Between his day and side jobs, Michael Lehane put in the hours to make sure his children had an easier go of it than he did in Ireland, where he was the 17th of 18 children and grew up on his family's farm in County Cork.
"One of the things I can say about Dad was that he raised the bar kind of high for us in terms of how you behave as a man," said his son Gerry of New York City. "He pretty much was somebody who said, 'It's got to be done,' and he did it. He didn't whine about it, he just did it."
Come Sunday, Mr. Lehane set aside work for God and family. The day began with Mass at St. Margaret's Church in his Dorchester neighborhood, followed by an impromptu gathering at the home of one of the handful of Lehane siblings who lived in Dorchester or Jamaica Plain.
"Sunday was always family day, that was guaranteed," said his son Thomas of Medway.
"Family was the most important thing to him," said his daughter, Maureen Welch of Plymouth. "On Sunday afternoon, we'd go visiting. It wouldn't be announced. Somebody would just show up at somebody's house. And there were always stories. Morning, noon, and night, there were stories."
Mr. Lehane, who spun fond memories of childhood but was glad to live in a place where a pension came with his 35-year pin at Sears, died Monday in the Life Care Center of Plymouth of complications from Alzheimer's disease. He was 88 and in retirement divided his time between homes in St. Petersburg, Fla., and Cape Cod.
"That's where I think I got my love of storytelling," said his son Dennis, of Tampa, Fla., and Boston, whose best-selling crime novels such as "Mystic River" and "Gone, Baby, Gone" were made into movies. "One thing they say about my father is that you never heard a bad story out of him."
Still, for Mr. Lehane there was a difference between massaging truth into a better tale and outright fiction, for which he had little use.
He didn't read fiction (even mine), didn't watch movies, and after they canceled 'Bonanza,' the only TV show he ever watched was '60 Minutes,' " Dennis wrote in an e-mail. "When I told him and my mother that Clint Eastwood was going to make a movie out of one of my books, my mother said, 'Oh my!' And my father said, 'Who's Clint Eastwood?' "
Shrugging off popular culture, Mr. Lehane preferred to read newspapers, particularly when there were plenty of stories about President John F. Kennedy, whose framed photo was a fixture in the Lehane household.
His own stories usually were "about the old country and how it was over there," Thomas said. "There was no heat, and they heated with peat, which they dug out of the fields. He'd tell us how he grew up and just how dramatically different it was from how we were growing up."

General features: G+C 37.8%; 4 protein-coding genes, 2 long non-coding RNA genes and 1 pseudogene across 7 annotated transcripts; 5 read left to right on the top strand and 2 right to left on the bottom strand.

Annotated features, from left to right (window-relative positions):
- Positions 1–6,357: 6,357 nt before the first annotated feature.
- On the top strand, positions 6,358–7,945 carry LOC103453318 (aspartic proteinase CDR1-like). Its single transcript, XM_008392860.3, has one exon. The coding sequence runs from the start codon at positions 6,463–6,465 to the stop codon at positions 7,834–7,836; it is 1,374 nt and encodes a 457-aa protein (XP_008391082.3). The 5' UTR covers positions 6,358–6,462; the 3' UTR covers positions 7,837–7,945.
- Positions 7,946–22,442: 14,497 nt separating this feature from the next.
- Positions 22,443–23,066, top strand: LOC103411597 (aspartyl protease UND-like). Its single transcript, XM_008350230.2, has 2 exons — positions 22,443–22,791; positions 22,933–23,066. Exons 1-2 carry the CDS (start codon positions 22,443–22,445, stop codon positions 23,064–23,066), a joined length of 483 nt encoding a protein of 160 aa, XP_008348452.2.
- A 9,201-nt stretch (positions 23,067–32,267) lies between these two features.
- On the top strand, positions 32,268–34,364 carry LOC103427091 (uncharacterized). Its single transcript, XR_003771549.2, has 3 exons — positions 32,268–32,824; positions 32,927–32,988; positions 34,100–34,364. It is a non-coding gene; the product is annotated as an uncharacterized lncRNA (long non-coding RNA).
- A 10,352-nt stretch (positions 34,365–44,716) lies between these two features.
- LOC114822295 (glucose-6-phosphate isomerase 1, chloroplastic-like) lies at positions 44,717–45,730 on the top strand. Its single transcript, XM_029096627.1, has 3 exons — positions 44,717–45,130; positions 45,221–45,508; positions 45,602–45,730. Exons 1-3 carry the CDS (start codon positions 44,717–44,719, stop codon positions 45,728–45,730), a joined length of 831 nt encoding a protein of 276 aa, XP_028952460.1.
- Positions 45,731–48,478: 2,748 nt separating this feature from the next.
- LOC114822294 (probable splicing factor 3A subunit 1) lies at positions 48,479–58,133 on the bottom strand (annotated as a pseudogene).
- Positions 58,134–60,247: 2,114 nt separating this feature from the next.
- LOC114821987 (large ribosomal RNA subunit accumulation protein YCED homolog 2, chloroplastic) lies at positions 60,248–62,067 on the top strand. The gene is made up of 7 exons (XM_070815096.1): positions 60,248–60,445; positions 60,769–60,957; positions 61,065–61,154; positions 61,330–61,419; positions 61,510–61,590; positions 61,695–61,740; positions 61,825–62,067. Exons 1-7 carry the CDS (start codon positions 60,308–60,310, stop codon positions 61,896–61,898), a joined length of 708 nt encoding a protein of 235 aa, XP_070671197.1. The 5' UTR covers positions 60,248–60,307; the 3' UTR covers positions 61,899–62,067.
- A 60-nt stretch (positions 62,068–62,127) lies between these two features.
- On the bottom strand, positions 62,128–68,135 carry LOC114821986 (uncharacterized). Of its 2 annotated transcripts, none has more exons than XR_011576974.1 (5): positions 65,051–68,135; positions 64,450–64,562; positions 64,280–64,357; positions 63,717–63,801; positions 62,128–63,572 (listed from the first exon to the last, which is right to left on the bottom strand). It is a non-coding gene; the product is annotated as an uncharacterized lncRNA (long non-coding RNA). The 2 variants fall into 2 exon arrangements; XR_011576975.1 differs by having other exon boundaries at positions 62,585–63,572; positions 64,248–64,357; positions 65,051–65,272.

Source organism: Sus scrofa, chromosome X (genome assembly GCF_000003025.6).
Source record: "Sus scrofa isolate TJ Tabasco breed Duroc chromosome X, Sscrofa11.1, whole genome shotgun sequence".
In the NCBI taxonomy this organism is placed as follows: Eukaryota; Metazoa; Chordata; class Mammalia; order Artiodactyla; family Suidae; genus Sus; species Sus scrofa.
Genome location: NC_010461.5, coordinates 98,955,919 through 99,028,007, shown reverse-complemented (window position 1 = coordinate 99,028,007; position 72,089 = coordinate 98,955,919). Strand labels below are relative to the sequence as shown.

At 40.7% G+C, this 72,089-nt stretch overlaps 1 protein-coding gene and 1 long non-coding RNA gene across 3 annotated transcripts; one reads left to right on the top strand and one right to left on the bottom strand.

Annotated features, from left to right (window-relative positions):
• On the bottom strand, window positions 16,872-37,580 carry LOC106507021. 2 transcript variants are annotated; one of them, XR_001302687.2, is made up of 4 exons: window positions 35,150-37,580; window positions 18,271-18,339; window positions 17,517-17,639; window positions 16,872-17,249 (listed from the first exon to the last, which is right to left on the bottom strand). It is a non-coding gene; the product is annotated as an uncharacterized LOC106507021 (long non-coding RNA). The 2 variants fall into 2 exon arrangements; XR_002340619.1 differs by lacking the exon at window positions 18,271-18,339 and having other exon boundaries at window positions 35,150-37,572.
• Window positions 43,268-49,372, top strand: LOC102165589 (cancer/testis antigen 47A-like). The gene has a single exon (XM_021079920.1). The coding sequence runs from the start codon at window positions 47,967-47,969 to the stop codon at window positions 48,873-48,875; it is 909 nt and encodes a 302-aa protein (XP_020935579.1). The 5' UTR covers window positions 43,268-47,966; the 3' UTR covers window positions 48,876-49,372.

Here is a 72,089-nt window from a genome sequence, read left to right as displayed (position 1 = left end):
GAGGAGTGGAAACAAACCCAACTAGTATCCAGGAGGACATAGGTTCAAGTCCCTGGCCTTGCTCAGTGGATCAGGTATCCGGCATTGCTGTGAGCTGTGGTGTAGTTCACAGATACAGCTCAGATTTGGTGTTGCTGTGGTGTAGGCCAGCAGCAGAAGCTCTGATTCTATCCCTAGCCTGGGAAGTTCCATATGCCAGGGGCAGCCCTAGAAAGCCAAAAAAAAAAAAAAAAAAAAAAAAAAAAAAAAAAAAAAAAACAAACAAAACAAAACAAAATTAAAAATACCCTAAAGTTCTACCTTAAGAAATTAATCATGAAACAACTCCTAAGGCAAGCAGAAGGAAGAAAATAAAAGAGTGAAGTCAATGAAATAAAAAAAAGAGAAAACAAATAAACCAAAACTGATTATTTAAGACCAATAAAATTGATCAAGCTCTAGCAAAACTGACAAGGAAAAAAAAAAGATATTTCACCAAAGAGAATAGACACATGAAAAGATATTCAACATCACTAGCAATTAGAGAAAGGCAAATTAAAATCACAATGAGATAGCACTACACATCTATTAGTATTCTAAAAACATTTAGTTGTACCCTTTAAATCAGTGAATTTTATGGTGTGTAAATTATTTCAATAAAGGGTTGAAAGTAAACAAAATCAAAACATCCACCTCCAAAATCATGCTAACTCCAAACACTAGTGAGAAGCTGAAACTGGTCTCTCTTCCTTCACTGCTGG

To ensure a they had a better life, Mr. Lehane worked as a shipping and receiving supervisor at a Sears distribution center near Fenway Park. He supplemented that income with landscaping and house painting on weekends, or by taking occasional part-time jobs.
"The guy was always working," Thomas said. "My biggest memory is that he worked and we never wanted for anything. We weren't rich, but there was always food on the table, and of course, we all went to parochial schools. He never made a whole bunch of money at Sears, but he somehow managed to put us all through parochial schools and Catholic high schools."
Michael Joseph Lehane was born in Drimoleague in County Cork and raised on his family's farm in Clonakilty, but there was no agreement as to when he was born.
Officially, his birthday was Jan. 1, but the story goes that the town hall burned and, absent documents, babies born around that time were assigned a Jan. 1 date of birth. Mr. Lehane thought he was born Oct. 5; some of his sisters insisted it was Oct. 9.
Four of the 18 Lehane children died as infants or very young. The age range for the other 14 was such that "the legend is -- and I think this has been mostly confirmed -- that the youngest brother never met the oldest," Dennis said. "The oldest brother was in America by the time the youngest was born, and in those days, you didn't just hop across the pond."
As the second-youngest, Mr. Lehane harbored no hopes of taking over the farm, so he boarded a boat for the United States in his mid-20s and found a new life in Boston.
One night, Ann Folan attended a dance for Irish-Americans, and "as I hear the story, my father came laughing across the room and my mother got interested and he was interested in her," Maureen said.
They married a year later, in 1952.
"My mother pretty much was the rising and setting sun for him," Gerry said. "I've never seen a man never lose that adoration. This is a guy who would come home with flowers for no reason at all. It was just astounding to see that level of continued devotion."
In addition to his wife, daughter, and three sons, Mr. Lehane leaves another son, Michael Jr. of Braintree; a brother, Jerry of London; and six grandchildren.
A funeral Mass will be said at 10 a.m. Friday in Blessed Mother Teresa of Calcutta at St. Margaret's Church in Dorchester. Burial will be private.
Mr. Lehane, it should be noted, "was never a self-conscious person," Gerry said.
"My God, the way he would dress sometimes. He'd wear shorts and white tube socks and Oxford shoes, but he had such a jaunty confidence in himself that it worked,'' Gerry said. "It was, 'This is what I'm comfortable in, and I don't give a hoot what you think.' He knew what made him happy and was very comfortable in his skin. That's something that wasn't cultivated, it was just part of who he was."
And although he was an authority figure by necessity, particularly when he needed to keep teenaged sons in line, Mr. Lehane was cheerful and "one of the most charming guys I've ever met," Dennis said.
"He couldn't go anywhere without talking with everyone he met," Gerry said. "Strangers or people he knew, it didn't matter. He really just loved people's company."
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